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Written by Karey Meisner

Have you ever wondered about the process that men, particularly traditional men, go through in seeking-help from informal others for a problem related to mental wellbeing? I did. So I spent five years writing a PhD about the topic to find out more.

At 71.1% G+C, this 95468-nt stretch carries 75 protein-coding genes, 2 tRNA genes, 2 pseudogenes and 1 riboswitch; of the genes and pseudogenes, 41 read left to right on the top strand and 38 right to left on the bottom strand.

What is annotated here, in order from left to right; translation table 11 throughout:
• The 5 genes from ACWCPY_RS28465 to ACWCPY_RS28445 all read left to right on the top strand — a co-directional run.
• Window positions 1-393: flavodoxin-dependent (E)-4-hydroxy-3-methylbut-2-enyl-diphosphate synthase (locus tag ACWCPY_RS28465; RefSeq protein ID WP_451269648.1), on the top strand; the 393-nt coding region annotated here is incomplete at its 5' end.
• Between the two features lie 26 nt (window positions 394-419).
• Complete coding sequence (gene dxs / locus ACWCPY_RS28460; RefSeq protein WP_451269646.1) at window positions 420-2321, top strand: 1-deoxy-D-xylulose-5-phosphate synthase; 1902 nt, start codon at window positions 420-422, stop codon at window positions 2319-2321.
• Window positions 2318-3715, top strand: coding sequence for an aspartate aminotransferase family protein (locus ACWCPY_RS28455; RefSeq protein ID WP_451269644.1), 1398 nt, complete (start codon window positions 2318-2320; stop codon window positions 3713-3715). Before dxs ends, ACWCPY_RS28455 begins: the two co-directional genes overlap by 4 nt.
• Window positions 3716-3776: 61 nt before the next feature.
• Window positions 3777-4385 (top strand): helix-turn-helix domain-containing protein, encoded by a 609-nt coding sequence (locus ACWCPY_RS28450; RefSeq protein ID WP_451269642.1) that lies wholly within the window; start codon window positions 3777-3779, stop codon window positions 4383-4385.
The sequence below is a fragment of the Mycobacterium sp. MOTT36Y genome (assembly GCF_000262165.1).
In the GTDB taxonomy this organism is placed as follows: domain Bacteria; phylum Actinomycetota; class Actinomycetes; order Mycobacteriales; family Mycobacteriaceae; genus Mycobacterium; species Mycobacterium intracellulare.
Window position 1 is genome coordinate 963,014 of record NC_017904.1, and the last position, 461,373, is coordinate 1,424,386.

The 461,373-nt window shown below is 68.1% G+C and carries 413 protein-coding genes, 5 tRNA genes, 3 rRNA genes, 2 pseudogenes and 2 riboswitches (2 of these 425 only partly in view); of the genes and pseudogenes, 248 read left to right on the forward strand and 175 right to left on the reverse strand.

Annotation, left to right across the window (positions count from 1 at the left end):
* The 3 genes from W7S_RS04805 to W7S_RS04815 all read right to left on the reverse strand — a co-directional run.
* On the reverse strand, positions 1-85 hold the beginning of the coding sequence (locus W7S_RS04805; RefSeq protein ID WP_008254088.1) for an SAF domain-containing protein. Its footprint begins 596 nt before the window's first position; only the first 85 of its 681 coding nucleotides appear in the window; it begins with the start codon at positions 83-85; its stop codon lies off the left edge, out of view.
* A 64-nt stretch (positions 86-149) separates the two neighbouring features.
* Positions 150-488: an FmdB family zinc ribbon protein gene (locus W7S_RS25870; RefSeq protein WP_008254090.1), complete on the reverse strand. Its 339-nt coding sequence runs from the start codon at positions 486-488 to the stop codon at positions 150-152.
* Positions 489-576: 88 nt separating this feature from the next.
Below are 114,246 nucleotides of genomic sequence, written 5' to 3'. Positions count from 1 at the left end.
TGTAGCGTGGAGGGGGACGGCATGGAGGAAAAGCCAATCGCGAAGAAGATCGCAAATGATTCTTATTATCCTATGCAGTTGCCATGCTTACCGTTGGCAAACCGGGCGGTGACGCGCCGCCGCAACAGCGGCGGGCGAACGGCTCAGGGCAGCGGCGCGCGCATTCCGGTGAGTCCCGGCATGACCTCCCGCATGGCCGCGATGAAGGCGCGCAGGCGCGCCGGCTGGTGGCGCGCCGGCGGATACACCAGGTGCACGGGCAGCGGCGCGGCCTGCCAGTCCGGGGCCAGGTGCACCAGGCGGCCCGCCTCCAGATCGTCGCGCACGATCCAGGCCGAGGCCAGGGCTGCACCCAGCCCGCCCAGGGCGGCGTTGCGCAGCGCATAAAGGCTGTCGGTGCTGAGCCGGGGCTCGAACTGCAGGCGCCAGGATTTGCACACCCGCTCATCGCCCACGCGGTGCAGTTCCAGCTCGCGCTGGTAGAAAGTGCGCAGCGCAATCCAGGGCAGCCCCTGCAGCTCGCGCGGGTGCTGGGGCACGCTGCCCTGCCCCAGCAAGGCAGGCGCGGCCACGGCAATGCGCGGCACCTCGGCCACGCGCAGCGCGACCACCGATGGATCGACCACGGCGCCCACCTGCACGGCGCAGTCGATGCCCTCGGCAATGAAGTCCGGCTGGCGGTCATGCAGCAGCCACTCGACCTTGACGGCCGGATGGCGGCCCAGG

What I found was that most men tend to go through a five-phase process of decision-making and, interestingly, the decision-making process is more related to whether to self-disclose the problem rather than actually asking for help for the problem. This, I came to understand, says how important it is for these men to retain the ability to self-manage. I also came to understand that throughout the five-phases, men place high importance on: retaining identity congruence, assessing risks to oneself and others, and assessing, retaining and regaining the capacity to function. It seems the assessment of these are critical in making the decision to disclose a problem to others in their social network. Another unexpected but encouraging outcome of the research was the process of decision-making tended to be progressive; once men made the intial decision to self-disclose their problem, their focus shifted from the perceived risks of self-disclosure to its perceived benefits, the turning point often demarcated by an event representing a crisis.